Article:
TODAY (TUES. Oct. 16) IS THE DAY to ensure that you are able to vote on Nov. 6, 2018 in what is arguably the most important election of our lifetimes. This is the home stretch.
If you have not yet registered to vote in New Jersey, you have until today to register in time to vote in the general election.
GO HERE to find out how to register.
If you’re already registered to vote:
Check NOW at this link to make sure your registration is current and active. If it isn’t, go to the link above for instructions on how to register by Oct. 16.
Use this link to make sure you know where your polling place is.
IMPORTANT Vote By Mail Update: If you are a registered voter who applied for a Vote By Mail (VBM) ballot for the 2016 general election, you will automatically be sent a VBM ballot for 2018. Our VBM fact sheet has more details about important Vote By Mail updates for 2018.
Please take a moment, right now, to make sure you’re registered, and to make a voting plan.
Talk to your family and friends. Ask if they are registered. Encourage them to become registered voters. If they’re already registered, encourage them to check to make sure their registration is active.
Don’t sit this one out. There’s so much at stake this year, for all of us.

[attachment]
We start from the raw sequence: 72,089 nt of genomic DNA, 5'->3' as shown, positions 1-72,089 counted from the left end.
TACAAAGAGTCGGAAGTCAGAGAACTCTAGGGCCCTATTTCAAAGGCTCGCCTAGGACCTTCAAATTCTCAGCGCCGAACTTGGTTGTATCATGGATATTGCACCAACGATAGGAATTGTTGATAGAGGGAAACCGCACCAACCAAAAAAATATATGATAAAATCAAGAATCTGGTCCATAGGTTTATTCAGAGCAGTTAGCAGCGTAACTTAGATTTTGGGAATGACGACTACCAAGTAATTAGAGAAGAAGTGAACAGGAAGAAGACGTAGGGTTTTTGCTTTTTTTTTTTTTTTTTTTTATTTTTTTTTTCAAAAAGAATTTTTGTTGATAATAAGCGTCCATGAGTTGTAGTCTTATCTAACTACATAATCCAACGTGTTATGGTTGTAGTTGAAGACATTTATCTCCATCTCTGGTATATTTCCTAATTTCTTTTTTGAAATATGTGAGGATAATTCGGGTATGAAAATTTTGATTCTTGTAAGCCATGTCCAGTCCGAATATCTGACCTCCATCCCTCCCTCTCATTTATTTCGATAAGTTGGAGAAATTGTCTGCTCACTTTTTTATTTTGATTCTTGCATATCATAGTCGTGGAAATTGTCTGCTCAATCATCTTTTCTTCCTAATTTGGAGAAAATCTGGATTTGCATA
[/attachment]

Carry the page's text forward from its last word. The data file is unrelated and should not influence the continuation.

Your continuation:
During Gov. Chris Christie’s administration, funding for women’s reproductive health care was slashed. More than $7 million per year was eliminated for health and family planning for uninsured women -- funding that went to lifesaving, preventive services including breast and cervical cancer screenings, birth control, and testing and treatment for sexually transmitted infections and HIV.
Health centers were forced to close. Breast and cervical cancer cases increased. And Morris County had the highest surge in bacterial sexually transmitted infections in the state.
Did Jay Webber stand with other legislators who voted to protect NJ women by restoring the needed funding? Not a chance. He voted against the bill that provided a safety net for low-income women.
Shala Gagliardi, Democratic candidate for Morris County Clerk, put up a video on her Facebook page recently that covers what you should know about Vote By Mail procedures, including what's new this year.
(Still have questions about the new rules for 2018? Download our handy Vote By Mail guide.)
When thousands of students and families across the state marched in support of tougher gun laws this spring, astute legislators paid attention. A few weeks later, New Jersey joined eight other states and Washington DC to pass laws banning large capacity ammunition magazines holding more than ten rounds.
Despite the fact that residents in our congressional district favor having strong gun laws, Jay Webber voted against this reasonable measure.
New Jersey has the highest foreclosure rate in the country. Following the housing crash, mortgage counseling and mediation services helped to prevent even more homeowners from going underwater.
What did Jay Webber do? He voted against establishing the Mortgage Stabilization Program that assists homeowners and lenders who want to refinance mortgages to make payments affordable.